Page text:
According to a 2008 study (made public last week) by the Stomacher Institute, a non- profit organization which carries out research on reproductive health, there are an estimated 560,000 cases of induced abortions per year, resulting in some 90,000 women being hospitalized for post-abortion care; and about 1,000 deaths a year in the island nation. The Stomacher Institute, which worked on the study with the university of the Philippines Population Institute, said about half of the 3. 4 million pregnancies In 2008 were unintended.

The Department of Health (DOD) reports that, on average, Filipino women have one child more than they want. Abortion in the Philippines is an illegal and punishable act, with no exceptions even n the grounds of endangering a woman’s life, rape, or fetal impairment. The minimum prison term for an abortion is six months, and the maximum six years. Only traditional contraception methods (with high failure rates) are advocated In this conservative Catholic country. Modern contraceptives are often unavailable and unaffordable.

Potions Wee had cases where women were purposely made to wait while profusely bleeding. Others are treated without anesthesia, or not cleaned as part of post- operation care. Verbal abuse is also common. Outside the Minor Basilica of the Black Nazarene, a church in the district of Quip, Manila, street vendors sell homemade herbal concoctions to induce menstruation. Others go to a local ‘helot’ or masseuse, a woman with no formal medical training, who uses Intense massage on the abdominal area to Induce abortion.

India Poss. (not her real name), 53, barely Fleisher elementary school. She used to become a ‘helot’. India prescribes Coyotes, a drug used for the treatment and prevention of gastric ulcers. Relatively inexpensive, but available only on the black market, Coyotes softens the cervix and induces labor. They drink one tablet and I insert two more in the vagina,” she said. Well aware of the risks, India said: “l tell them they need to have money for hospitalizing. I also make it clear that I’m not going to be responsible for anything that happens in the event of complications. Disdain Celia Marquee, 40, went too ‘hilltop have her sixth pregnancy terminated. She bled internally for days and became very weak. When she was brought to hospital, doctors openly showed their disdain, calling her “Ms. Abortionist” instead of her real name. Janice Amalgam, executive director of Alaskan, a women’s NAG that provides healthcare revises and family planning counseling, said maltreatment of women seeking post- abortion care is common in government hospitals. “We’ve had cases where women were purposely made to wait while profusely operation care.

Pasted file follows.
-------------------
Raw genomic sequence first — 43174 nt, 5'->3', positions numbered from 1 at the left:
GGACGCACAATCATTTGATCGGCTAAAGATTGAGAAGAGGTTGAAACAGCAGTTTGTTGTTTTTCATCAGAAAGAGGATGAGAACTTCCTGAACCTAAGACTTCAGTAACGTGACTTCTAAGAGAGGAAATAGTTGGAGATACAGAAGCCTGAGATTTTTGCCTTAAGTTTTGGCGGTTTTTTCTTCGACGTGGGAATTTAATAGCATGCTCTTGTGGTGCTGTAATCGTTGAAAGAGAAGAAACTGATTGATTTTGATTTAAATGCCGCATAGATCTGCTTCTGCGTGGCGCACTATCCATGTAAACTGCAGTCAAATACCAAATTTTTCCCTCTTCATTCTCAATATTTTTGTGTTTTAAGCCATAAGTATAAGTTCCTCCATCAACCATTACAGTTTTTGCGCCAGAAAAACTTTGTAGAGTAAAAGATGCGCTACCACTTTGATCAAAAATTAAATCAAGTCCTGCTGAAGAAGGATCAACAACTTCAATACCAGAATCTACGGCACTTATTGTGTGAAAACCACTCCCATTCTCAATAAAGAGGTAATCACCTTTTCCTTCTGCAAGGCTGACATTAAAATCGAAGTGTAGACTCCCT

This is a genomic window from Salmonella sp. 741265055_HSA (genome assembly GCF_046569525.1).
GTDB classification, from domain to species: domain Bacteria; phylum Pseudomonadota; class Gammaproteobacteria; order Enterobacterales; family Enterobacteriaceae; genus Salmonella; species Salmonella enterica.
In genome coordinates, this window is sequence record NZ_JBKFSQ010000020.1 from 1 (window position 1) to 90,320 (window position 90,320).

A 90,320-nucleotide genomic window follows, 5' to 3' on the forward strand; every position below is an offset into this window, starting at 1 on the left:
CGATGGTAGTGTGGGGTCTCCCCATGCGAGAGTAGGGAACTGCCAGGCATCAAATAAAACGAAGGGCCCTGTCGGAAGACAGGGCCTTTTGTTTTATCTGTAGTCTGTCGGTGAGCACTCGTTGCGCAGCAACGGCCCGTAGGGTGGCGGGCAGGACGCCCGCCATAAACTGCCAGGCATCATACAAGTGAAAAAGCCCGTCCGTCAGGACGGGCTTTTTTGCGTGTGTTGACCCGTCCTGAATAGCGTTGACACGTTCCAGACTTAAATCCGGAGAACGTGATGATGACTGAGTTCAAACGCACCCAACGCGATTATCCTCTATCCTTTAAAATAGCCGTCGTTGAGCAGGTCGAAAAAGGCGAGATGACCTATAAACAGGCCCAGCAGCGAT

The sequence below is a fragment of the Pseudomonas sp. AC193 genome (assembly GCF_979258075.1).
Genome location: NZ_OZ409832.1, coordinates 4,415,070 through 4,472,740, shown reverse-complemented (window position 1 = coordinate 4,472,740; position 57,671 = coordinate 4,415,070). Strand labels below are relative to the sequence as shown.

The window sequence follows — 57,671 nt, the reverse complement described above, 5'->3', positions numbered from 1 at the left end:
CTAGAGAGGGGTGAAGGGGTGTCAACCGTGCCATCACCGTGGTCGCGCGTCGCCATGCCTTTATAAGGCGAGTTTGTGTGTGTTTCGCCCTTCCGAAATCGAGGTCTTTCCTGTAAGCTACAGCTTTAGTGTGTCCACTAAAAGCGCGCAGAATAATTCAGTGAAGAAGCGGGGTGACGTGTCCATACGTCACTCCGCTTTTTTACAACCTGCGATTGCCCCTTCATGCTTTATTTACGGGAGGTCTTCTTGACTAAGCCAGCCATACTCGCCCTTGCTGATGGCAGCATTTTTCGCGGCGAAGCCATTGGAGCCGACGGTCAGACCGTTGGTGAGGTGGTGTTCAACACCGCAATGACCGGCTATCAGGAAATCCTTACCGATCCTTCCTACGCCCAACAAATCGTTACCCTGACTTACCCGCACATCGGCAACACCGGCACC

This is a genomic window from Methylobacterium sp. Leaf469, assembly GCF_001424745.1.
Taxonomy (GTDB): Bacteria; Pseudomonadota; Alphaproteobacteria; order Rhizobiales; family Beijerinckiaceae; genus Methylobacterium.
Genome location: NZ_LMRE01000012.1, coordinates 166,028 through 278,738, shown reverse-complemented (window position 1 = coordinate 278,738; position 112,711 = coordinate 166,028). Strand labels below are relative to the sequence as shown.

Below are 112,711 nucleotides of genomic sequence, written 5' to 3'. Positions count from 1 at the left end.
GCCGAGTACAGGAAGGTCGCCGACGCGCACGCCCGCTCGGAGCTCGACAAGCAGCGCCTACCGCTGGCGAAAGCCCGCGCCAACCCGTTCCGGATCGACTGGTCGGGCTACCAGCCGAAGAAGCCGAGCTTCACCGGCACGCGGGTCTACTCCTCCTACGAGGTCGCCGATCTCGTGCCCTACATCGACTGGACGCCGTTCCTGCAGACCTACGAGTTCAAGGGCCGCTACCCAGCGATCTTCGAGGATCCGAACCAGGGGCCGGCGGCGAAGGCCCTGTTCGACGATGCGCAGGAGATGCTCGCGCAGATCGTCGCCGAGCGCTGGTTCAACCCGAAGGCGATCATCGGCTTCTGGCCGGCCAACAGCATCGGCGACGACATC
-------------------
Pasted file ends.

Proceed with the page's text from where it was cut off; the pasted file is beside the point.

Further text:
Verbal abuse is also common. Some doctors think that this will teach these women a lesson. ” Covering up Photo: UNFIT Philippines The Department of Health reports that, on average, Filipino women have one child more than they want (file photo) To avoid police intervention, health staff sometimes deliberately misclassifying post-abortion cases as either medical or surgical, making sot-abortion data difficult to find in health facilities. In extreme cases, women are refused treatment by health staff who fear being implicated.

Under the Revised Penal Code of 1930, a woman who undergoes abortion, and anyone assisting her, faces imprisonment. A higher prison term will be imposed on the woman if the abortion is done to conceal her “dishonor”. Health professionals who provide abortion services or dispense abortive drugs risk This law has not been changed since pre-colonial times and is a direct translation of the Spanish Penal Code of 1870. Belgium, France, and Italy – also predominantly Catholic – permit abortion upon a woman’s request.

Spain permits abortion on grounds of rape and fetal impairment. Development goal at risk National health surveys conducted by the DOD in 2006 indicate that the maternal mortality ratio (MR.) was 162 deaths per 100,000 live births. An estimated 12 percent of maternal deaths are due to unsafe abortions, according to the DOD surveys. Experts predict that the Philippines will not meet its Millennium Development Goal (MUG) to reduce the country’s MR. to 55 per 100,000 live births by 2015.

The MR. is listed as the MUG least likely to be achieved by 201 5, according to the UN Children’s Fund (EUNICE). Elizabeth Casual, a DOD officer in the Women’s Health Division, said the department was doubling its efforts to lower the MR.. “The DOD is determined to meet its commitment to reduce maternal deaths, whatever their cause by 2015. We have developed a comprehensive health care policy to provide services for a seamless continuum of care,” she said. These services, says Casual include increased access to contraception methods and proper post-abortion care. As/ids/CB